"A good lumberjack with a sharp ax could cut seventy logs a day for a month," Paul Schneider said. "For this the lumberjack received, at midcentury [1850], about seventy-five cents a day." Though room and board was provided, Schneider said, "pay was often in company script that was good only at selected local stores and bars, or at the camp commissary."

The draft horses were closer to slaves, in that their labor power was sold all at once, without any semblance of agency. "Most of the horses were Belgians, often obtained from farms in Ontario for $80 to $110 each," according to Bill Gove. "In the years after World War I,the price was over $300." Due to domesticated animals' obvious lack of political power, even in comparison to human proletarians, these horses produced surplus value at a much higher rate than the lumberjacks working beside them.

Logging was a massive business in the Adirondacks. In the early 1870s, according to Schneider, "upwards of a million logs a year were floating down out of the mountains." As Frank Graham, Jr. pointed out, wood was always in demand for fuel in houses and factories. In addition, it was constantly needed to construct buildings, furniture, ships, and countless other important products. However, Craig Gilborn said, the profits from the industry did not remain in the Adirondacks, but rather enriched the capitalists "whose businesses and homes were chiefly in Glens Falls and cities outside the region."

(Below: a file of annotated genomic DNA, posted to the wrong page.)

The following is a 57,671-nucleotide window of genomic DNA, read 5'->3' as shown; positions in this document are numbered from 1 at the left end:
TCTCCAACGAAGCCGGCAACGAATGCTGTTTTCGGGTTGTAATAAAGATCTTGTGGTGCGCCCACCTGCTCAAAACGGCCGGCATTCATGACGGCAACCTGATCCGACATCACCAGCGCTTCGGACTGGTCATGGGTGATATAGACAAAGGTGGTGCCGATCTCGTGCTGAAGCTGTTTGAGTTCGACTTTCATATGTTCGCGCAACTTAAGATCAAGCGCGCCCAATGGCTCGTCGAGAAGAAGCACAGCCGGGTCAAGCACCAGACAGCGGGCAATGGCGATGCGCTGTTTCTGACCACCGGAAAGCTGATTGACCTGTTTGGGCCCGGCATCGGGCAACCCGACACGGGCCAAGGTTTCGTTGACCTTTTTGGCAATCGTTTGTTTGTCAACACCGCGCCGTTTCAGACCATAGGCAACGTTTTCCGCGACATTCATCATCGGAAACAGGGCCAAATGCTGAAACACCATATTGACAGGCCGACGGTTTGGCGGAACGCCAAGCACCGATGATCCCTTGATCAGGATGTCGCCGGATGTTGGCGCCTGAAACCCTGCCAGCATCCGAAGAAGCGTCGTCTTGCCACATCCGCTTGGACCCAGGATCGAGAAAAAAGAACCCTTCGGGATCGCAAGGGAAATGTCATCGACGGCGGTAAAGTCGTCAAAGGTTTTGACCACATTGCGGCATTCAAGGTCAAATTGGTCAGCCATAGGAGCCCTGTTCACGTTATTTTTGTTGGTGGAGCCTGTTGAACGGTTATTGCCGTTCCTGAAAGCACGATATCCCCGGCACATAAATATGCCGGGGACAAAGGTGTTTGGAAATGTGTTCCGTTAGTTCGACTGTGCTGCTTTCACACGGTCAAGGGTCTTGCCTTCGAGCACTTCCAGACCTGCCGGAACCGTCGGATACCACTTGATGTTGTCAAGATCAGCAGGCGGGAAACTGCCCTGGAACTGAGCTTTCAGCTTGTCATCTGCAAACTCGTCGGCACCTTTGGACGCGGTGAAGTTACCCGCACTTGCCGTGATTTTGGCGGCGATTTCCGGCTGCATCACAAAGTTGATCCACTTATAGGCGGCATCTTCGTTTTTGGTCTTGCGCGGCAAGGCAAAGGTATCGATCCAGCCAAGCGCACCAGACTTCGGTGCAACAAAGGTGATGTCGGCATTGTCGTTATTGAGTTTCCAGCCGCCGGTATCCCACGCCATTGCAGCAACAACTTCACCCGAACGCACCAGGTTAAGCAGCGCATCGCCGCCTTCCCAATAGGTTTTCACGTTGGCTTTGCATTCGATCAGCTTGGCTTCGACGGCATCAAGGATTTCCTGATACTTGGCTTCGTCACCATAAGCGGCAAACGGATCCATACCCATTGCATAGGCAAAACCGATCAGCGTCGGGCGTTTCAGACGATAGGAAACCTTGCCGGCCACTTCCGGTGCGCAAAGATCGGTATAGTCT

Logging generally took place in the late fall and early winter, according to Schneider. "This was in part because timber left lying through the summer attracted woodworms, and even more because most loggers preferred to spend the warmer months farming or guiding," Scheider said. "Smaller crews were employed through the summer and early fall building logging roads and constructing camps where the seasonal men would stay."